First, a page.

What Makes A Song?
Intros do exactly what they say on the tin, they introduce a song. It’s just like an opening scene of a movie. It gives you a slight insight into what’s to come as well as sets the scene and prepares listeners for the masterpiece you have created!
We also need some information to be able to prepare our minds for what’s to come. It’s almost like pairing a facial expression with a comment. The facial expression is the intro and the comment is the song. Without the intro, we might find it harder to gauge the true meaning and impact of the song. It gives us context so we can relate to what comes next.
The length of an intro can vary depending on what you are producing. You should play around with it and see what you think suits the song best. Some people like a long into, say 8 bars to create a sense of anticipation for what’s to come. Long intros are also common in electronic dance music which DJs needing time to be able to mix songs.
Verses usually carry the message behind the song, the narrative that you are trying to portray. This is the case both lyrically and instrumentally. This narrative you’re trying to portray will determine your verse structure.
You might be mistaken in thinking this is the purpose of the chorus, but usually, with repeated lines, the chorus serves as a catchy section that listeners will remember. Verses set the scene for that catchy chorus.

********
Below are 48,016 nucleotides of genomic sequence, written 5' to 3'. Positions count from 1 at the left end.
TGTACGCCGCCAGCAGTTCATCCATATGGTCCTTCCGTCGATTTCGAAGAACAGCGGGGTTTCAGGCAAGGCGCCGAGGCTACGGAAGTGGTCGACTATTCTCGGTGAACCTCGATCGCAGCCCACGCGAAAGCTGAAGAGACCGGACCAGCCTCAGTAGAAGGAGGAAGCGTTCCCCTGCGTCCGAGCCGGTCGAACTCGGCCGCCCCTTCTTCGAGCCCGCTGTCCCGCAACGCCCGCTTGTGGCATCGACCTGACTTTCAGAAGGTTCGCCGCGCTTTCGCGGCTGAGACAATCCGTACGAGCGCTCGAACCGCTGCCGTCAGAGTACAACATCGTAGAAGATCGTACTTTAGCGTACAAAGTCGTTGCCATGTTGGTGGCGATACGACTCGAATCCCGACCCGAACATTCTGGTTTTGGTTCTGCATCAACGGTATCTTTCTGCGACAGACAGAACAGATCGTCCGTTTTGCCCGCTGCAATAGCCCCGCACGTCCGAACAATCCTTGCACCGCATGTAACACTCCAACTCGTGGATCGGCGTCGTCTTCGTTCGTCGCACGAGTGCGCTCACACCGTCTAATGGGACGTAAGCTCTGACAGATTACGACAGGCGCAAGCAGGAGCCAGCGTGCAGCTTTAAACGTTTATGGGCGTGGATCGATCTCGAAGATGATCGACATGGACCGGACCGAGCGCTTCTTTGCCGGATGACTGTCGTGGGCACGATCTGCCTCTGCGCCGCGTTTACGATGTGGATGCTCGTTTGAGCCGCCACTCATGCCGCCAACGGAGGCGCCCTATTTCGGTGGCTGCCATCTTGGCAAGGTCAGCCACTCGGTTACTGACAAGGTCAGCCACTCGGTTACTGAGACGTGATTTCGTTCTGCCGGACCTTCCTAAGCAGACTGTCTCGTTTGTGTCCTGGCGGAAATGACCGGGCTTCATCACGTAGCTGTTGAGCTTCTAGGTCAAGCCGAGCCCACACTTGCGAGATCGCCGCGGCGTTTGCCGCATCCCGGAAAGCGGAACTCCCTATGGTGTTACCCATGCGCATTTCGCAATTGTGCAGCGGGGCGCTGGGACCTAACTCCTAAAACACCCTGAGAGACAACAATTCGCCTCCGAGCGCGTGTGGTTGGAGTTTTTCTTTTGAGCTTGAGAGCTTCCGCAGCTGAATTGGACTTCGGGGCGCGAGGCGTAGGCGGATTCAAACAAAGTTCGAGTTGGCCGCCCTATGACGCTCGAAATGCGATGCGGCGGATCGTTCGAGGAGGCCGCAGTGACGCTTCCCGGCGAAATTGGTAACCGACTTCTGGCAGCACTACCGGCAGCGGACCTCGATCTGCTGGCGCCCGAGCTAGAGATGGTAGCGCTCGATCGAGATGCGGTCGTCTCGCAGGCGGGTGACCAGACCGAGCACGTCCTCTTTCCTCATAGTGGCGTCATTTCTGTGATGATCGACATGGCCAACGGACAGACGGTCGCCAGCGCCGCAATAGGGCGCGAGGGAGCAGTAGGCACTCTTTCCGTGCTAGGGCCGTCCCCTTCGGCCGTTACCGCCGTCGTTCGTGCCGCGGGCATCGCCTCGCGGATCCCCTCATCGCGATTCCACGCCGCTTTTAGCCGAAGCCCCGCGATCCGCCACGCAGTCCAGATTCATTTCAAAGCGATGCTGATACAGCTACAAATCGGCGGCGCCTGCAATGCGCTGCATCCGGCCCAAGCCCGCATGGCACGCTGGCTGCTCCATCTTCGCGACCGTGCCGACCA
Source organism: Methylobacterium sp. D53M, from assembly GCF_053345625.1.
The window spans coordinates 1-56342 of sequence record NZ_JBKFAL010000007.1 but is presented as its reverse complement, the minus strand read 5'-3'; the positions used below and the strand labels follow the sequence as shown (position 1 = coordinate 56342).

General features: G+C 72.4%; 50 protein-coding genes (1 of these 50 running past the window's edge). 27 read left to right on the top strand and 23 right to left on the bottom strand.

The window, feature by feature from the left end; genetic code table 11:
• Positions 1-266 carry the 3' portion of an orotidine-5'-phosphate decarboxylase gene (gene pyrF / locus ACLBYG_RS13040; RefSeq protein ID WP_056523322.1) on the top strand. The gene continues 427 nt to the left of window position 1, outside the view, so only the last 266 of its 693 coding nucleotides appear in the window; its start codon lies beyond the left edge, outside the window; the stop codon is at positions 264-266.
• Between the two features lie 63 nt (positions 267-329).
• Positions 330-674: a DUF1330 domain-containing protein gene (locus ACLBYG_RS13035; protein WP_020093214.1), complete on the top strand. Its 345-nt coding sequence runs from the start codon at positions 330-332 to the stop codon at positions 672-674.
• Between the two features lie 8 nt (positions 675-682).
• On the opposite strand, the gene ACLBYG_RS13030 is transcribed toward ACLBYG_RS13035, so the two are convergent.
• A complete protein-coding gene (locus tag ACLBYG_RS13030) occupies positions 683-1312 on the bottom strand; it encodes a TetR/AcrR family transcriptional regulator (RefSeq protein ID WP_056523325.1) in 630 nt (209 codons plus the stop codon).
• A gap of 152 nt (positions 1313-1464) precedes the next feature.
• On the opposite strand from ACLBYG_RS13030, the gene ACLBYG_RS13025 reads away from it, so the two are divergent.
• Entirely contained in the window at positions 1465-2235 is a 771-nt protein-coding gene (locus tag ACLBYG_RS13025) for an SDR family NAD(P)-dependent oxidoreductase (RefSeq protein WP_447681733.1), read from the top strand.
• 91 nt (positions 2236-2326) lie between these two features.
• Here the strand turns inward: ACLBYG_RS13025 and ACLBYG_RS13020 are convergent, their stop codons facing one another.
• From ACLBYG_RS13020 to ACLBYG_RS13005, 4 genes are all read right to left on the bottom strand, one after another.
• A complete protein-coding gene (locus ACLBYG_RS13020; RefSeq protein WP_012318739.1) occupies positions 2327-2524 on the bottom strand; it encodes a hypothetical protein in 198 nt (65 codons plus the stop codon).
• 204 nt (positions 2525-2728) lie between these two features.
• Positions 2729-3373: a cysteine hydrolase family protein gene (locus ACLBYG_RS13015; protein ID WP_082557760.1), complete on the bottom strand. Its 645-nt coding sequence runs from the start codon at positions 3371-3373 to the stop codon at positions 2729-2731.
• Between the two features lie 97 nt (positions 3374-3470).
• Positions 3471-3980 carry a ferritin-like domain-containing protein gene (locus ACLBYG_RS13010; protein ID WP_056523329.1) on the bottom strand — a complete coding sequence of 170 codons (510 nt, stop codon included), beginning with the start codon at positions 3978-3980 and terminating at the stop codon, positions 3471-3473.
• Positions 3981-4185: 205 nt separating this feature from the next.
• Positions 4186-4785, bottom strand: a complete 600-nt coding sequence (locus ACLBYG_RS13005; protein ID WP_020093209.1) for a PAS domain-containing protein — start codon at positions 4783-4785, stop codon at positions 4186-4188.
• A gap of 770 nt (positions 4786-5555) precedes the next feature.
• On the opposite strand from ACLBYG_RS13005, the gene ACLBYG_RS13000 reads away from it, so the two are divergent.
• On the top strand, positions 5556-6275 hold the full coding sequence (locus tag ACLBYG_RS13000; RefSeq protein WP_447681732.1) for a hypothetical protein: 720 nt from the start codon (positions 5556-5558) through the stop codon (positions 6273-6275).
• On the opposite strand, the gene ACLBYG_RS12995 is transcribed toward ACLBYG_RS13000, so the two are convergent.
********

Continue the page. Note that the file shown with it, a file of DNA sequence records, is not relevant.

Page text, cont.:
If you’re writing a love song, for example, this is where the true story of love that you’re trying to tell will be included. You can then use the following verses to advance on this story and created a more defined message.
Not all long necessarily have a pre-chorus. However, it can set your chorus up for a bigger impact and acts as an intro to it. Usually 2-4 bars, they build up towards the chorus or act as a drop before it. This usually contains a chord progression from the verse or chorus giving us more context for what is to come in the chorus. This is especially useful if your chorus differs substantially from the rest of the song.